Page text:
Dr Michael Easson AM, writes why he joined the Ramsay Centre Board.
The Ramsay Centre is in the headlines again with news about the discussions with the University of Queensland on a major in western civilisation studies as an option in the university’s Bachelor of Arts degree. UQ intends to run a course which would teach text about the impact of the West on Aboriginal people.
This comes after an agreement with the University of Wollongong to host the first Ramsay Centre Bachelor of Arts on Western Civilisation was announced in December.
In November I joined the Centre’s board, replacing Kim Beazley. When made aware of this development, some ask: “Why Ramsay?” as if the idea of a person generally identified as centre left must be turning hues of deep blue to join this board.
I joined because its ideals are worth supporting.
The Ramsay Board Charter states its objective: “to advance education by promoting studies and discussion associated with the establishment and development of western civilisation, including through establishing scholarship funds and educational courses in partnership with universities”.
The words “studies and discussion” requires that anything offered, a great-books course for example, must be inspired by a critical spirit. Always the aim is to interrogate, debate, consider what is living and dead and worth commemorating, rejecting, and/or assimilating. To have even a passing acquaintance with “the canons of western thought” is to realise how minds, books, philosophy, opinions differ.
In an era when funding for Arts faculties in major universities is severely constrained, where some respected Departments are closing (recently the University of Newcastle announced a decision to no longer offer discrete philosophy subjects) a credible organisation prepared to fund courses is prima facie extremely important and worthwhile.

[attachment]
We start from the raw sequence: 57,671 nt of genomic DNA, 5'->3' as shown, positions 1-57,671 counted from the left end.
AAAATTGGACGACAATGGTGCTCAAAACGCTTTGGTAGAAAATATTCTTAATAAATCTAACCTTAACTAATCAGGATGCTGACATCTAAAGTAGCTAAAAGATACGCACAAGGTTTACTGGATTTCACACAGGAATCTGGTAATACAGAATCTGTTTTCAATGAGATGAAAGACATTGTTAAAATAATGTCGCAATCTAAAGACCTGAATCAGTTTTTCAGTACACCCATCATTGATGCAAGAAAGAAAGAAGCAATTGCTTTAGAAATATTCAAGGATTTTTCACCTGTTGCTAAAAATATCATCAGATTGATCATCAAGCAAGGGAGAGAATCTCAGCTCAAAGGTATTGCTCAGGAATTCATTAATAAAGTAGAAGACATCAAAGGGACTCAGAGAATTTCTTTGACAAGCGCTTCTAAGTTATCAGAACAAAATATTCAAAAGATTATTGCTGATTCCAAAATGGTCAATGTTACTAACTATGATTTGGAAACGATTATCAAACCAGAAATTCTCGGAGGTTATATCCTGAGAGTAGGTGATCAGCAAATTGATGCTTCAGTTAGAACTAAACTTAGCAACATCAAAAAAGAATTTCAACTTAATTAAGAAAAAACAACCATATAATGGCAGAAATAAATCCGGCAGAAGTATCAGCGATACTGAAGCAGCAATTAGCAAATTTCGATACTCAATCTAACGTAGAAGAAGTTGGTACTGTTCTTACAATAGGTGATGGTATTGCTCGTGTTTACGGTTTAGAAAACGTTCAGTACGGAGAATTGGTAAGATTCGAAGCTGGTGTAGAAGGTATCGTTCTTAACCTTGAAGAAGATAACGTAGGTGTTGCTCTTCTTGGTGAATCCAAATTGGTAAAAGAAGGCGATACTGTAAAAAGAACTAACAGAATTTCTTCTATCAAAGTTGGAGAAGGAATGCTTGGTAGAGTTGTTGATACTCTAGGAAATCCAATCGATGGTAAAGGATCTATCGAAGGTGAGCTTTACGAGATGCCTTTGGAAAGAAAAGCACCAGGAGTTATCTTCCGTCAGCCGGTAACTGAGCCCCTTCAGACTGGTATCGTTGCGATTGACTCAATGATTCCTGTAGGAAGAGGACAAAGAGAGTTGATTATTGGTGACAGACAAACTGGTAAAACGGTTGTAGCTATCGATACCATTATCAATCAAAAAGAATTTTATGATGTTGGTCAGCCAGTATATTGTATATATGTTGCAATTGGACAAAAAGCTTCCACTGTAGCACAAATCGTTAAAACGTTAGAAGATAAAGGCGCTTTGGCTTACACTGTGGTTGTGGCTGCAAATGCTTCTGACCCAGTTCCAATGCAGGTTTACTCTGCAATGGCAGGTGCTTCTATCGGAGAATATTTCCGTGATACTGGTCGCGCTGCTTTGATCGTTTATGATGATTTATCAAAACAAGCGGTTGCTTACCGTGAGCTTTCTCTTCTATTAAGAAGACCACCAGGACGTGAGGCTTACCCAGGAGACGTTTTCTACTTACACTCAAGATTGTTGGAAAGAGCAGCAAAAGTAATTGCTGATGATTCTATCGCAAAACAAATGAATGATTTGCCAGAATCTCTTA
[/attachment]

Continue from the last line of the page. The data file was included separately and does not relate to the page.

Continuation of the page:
Much turns on the credibility of what is offered. Within any Board there will be differing opinions, but it is the overall consensus that matters. Not that this is foolproof. Sadly, we know that some Boards are stoked on their own juices of self-admiration, insularity, and complacency. But on the Ramsay Centre Board, there are no shrinking violets. Debate is fun. And within Ramsay, frankly, we have learnt lessons on how to better engage respectfully and collegially with those academics and institutions we hope to work with. There is no prescriptive formula that we promote.
There is high calibre academic credibility underpinning the Centre. Professor Simon Haines, the CEO, is steeped in academic laurels, in a variety of fields. Dr Stephen McInerney, Executive Officer, Academic, is an accomplished scholar in literature, including Australian poetry. I back their judgement and sensitivity to any concerns about academic integrity.
Of course Universities must ensure they are independent and fearlessly uphold the principles underpinning academic freedom, rigorous teaching and debating. Universities exist to seek truth, wherever that leads. Bertrand Russell in his On Education says that even “Utilitarian knowledge needs to be fructified by disinterested investigation, which has no motive beyond the desire to understand the world better.”
Yet many Arts faculties in Australia are starved of funds, reducing courses and scholarship. Surely it is not beyond our wits to marry the ideals of Ramsay with the needs of students, present and future, to learn and consider the works of past epochs.
The China scholar and essayist, the late Pierre Ryckmans, a former Professor at two of Australia’s great universities, wrote in his essay “Do We Need Universities?” that: “The question asked is never whether a university worthy of the name ought to teach certain subjects, but what subjects are most likely to attract larger enrolments.”
He went on to say: “The spurious relationship invoked to justify subordinating the general design of the scholarly activities of the university to mere figures of student enrolments is not only asinine, it is also deeply corrupting. It reduces the university to the level of an unseemly caravanserai, an incoherent soukh, a bazaar where a thousand wares are spread haphazardly, while the scholars themselves are turned into peddlars, touts and pimps, desperately competing to hustle a few more suckers.”
In contrast, Ramsay in collaboration with scholars and their universities can add to the diversity and richness of the tertiary education experience. This is an opportunity to re-invigorate the humanities and equip students and staff with much needed resources so universities can better concentrate on scholarship and teaching.